The Canadian Collection

ABOUT THE COLLECTION

The AGO is home to an outstanding collection of Canadian art, with a particular emphasis on the art of Toronto and Ontario. The Canadian collection spans art from the earliest forms of human expression (that fall within current national boundaries) through to 1990.

The AGO has one of the premier collections of work by Tom Thomson, the Group of Seven, and their contemporaries. The collection also includes Early Quebec art, pre-Confederation watercolours, Canadian modernism and abstraction, including work by Paul-Émile Borduas, Rita Letendre, Kazuo Nakamura and Jack Bush, and works on paper and sculpture from all periods, including Canada’s most comprehensive collection of sculptures by Frances Loring and Florence Wyle.

The AGO is the primary centre of research and study for an increasing number of Canadian artists such as David Milne (the expanded David Milne Study Centre launched in 2012) Kathleen Munn, Jack Chambers, Greg Curnoe, Paterson Ewen, Betty Goodwin, Gershon Iskowitz, Christiane Pflug, Michael Snow and Joyce Wieland.

COLLECTION HIGHLIGHTS


COLLECTION RESOURCES

E.P. Taylor Library & Archives

The E.P. Taylor Library & Archives is open to the public Tuesday to Saturday. Access to the Archives and Special Collections is by appointment. Book collections are searchable through our online catalogue. Special collections holdings may be browsed online using our alphabetical list.

Marvin Gelber Print & Drawing Study Centre

This state-of-the-art facility is open to the pubic and dedicated to the study of prints, drawings and photographs. It houses a collection of over 70,000 works which date from the 13th century to the present day. Find out more about the AGO's prints and drawings collection.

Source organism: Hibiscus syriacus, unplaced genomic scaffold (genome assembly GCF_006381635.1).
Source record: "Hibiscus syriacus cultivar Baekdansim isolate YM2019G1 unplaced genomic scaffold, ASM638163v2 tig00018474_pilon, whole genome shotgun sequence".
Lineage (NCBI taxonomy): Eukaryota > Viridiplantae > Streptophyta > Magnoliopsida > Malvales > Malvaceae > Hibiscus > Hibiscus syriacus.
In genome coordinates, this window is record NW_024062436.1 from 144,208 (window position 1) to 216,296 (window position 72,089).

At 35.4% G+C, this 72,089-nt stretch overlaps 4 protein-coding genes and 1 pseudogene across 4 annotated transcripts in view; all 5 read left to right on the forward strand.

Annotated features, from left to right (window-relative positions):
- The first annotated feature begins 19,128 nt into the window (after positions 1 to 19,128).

Image Licensing

Find the image you need from the Art Gallery of Ontario, one of the most distinguished art museums in North America. AGO Images licenses to scholarly and commercial clients worldwide. Be inspired by Tom Thomson, James Tissot, Kennth Noland, Walter Trier and many more amazing artists.

Conservation at the AGO

Conservation is the care and protection of cultural objects. As the caretakers of collections, conservators examine, research, clean and repair artworks, while also taking action to prevent future deterioration. Here at the AGO, the Conservation Team includes conservators, mat makers, framers and mount makers. These specialists work together to ensure each work will look its best not only for today, but also for generations to come.

Provenance Research Project

The AGO is committed to investigating the provenance of works in its permanent collection, particularly as it pertains the ownership history of European painting and sculpture during the 1933–45 period. The purpose of this is to increase awareness and understanding of the spoliation of works of art by the Nazis and others.

The AGO's Deaccessioning Policy

The Art Gallery of Ontario cares for its collections according to the highest standards. Its resources should only be devoted to works of art that serve its mission and are worthy of such care. This occasionally demands that works be judiciously and carefully deaccessioned from the collections. The proceeds from this are reinvested in new works of art.

Artefacts Canada

Thanks to the important contribution of this country's heritage institutions, the Artefacts Canada database contains close to 4 million object records and approximately 800,000 images from Canadian museums.

 

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